The shirt quilt is dry and lovely, and no longer smells of that slightly suffocating father and naphtalene smell that his old shirts conjured up. So, new life in the sun. The shirts are now a quilt. And I no longer need to weep (quite so much), or call it the Dead Dad quilt to cope with the whole morbidity of it.
Don’t you just love the feet on this photo? The back is a sheet and some toile de jouy from a little shop in Besançon that I bought last year on an epic, and rainy, camping holiday in the French Jura. I only noticed when it was finished that the pictures have ‘matin’, ‘midi’, and ‘soir’ hidden in them. The daily life of the bucolic French peasants, apparently. Although how they would find the energy to play the flute after a day of hard labour in the field is anybody’s guess.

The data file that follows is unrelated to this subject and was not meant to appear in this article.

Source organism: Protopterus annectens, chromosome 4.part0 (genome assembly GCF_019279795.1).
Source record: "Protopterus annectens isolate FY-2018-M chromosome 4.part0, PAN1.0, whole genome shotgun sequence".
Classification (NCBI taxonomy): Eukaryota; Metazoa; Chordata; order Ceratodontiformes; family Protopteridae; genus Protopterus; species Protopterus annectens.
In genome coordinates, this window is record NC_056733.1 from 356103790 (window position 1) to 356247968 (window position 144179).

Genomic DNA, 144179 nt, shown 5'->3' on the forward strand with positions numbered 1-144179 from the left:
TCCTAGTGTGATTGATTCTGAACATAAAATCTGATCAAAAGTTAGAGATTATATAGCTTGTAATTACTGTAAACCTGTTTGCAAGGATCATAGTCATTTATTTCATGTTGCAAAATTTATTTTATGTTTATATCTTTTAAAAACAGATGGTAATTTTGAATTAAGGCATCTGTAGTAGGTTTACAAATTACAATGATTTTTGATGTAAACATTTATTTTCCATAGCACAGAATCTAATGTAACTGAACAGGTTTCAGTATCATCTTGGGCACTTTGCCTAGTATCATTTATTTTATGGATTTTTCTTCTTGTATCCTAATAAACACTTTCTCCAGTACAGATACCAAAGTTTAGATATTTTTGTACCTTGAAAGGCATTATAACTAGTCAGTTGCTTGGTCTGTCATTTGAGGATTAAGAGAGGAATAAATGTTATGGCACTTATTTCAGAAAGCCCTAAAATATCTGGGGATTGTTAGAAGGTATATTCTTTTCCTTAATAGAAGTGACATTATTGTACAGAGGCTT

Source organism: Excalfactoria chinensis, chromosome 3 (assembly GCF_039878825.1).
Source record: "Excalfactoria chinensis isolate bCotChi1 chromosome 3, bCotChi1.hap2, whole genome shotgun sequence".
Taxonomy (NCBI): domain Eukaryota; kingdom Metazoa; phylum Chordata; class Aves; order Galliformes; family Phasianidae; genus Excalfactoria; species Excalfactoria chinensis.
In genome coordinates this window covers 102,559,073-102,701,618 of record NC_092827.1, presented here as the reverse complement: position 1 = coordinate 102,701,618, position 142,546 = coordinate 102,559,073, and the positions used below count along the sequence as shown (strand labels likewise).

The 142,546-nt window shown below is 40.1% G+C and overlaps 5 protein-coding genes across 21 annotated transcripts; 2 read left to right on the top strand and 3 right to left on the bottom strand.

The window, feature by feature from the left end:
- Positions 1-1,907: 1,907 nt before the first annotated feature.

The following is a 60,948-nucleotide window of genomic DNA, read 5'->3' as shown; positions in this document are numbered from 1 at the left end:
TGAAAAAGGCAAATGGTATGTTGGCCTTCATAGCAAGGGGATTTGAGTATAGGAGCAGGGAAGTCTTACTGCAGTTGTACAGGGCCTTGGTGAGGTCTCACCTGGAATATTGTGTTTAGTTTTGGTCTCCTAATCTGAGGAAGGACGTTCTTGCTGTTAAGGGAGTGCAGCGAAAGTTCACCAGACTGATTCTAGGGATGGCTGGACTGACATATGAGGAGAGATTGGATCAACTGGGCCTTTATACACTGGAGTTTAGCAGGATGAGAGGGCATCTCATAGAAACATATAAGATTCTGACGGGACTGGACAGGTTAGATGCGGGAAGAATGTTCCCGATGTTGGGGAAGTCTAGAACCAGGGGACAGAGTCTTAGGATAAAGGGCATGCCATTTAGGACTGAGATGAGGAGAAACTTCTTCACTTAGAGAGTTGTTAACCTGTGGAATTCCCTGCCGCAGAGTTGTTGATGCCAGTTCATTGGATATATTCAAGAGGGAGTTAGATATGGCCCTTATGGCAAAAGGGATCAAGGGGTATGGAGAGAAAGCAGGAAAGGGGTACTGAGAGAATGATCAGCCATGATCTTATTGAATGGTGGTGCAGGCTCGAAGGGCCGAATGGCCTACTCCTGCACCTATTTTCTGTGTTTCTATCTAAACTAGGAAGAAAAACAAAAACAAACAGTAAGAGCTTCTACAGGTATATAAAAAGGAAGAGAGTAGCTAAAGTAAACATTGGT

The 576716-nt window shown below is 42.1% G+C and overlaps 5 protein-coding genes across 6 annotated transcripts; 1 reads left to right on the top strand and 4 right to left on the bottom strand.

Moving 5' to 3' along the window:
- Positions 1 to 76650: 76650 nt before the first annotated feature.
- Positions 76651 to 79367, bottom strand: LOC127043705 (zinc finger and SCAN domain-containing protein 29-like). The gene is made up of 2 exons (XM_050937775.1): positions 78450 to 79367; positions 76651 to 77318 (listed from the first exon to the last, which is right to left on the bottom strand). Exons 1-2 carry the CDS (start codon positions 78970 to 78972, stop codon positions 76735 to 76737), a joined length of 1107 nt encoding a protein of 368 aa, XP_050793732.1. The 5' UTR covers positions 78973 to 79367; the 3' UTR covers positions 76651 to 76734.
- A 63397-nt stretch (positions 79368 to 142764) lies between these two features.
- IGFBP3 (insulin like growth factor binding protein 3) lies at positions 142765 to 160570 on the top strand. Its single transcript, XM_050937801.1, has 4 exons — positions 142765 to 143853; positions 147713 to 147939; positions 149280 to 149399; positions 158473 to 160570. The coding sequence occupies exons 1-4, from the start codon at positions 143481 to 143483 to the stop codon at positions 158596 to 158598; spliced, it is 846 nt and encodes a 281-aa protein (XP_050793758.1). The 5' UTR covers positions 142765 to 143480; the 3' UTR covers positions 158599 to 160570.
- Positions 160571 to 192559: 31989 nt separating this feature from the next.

So one nice finish before the summer holidays. Now I can make another one for myself, probably with a different motif, using the same shirts and hopefully weep a little less this time around, seven months on from his sudden death.
This was only about one sleeve from each shirt — and pyjamas and some extra Provençale fabric — so there is lots left. It’s amazing how much fabric you get out of a shirt from a very tall man! It’s quilted in loopy-loops all over. Quite intense to do on my little Pfaff but really crinkly and nice now with a puffy wool batting inside.
The binding is from an duvet cover from the usual Swedish big store that has found its way into many projects in the past months, both in its green and red versions. And Ms E, please note that I have actually managed to learn from you and make proper bias candy-cane-style bias tape! Thank you.
Yay. It’s finished. Now I can now give it to my mother.
Happy summering (if you are in the Northern Hemisphere)! JJ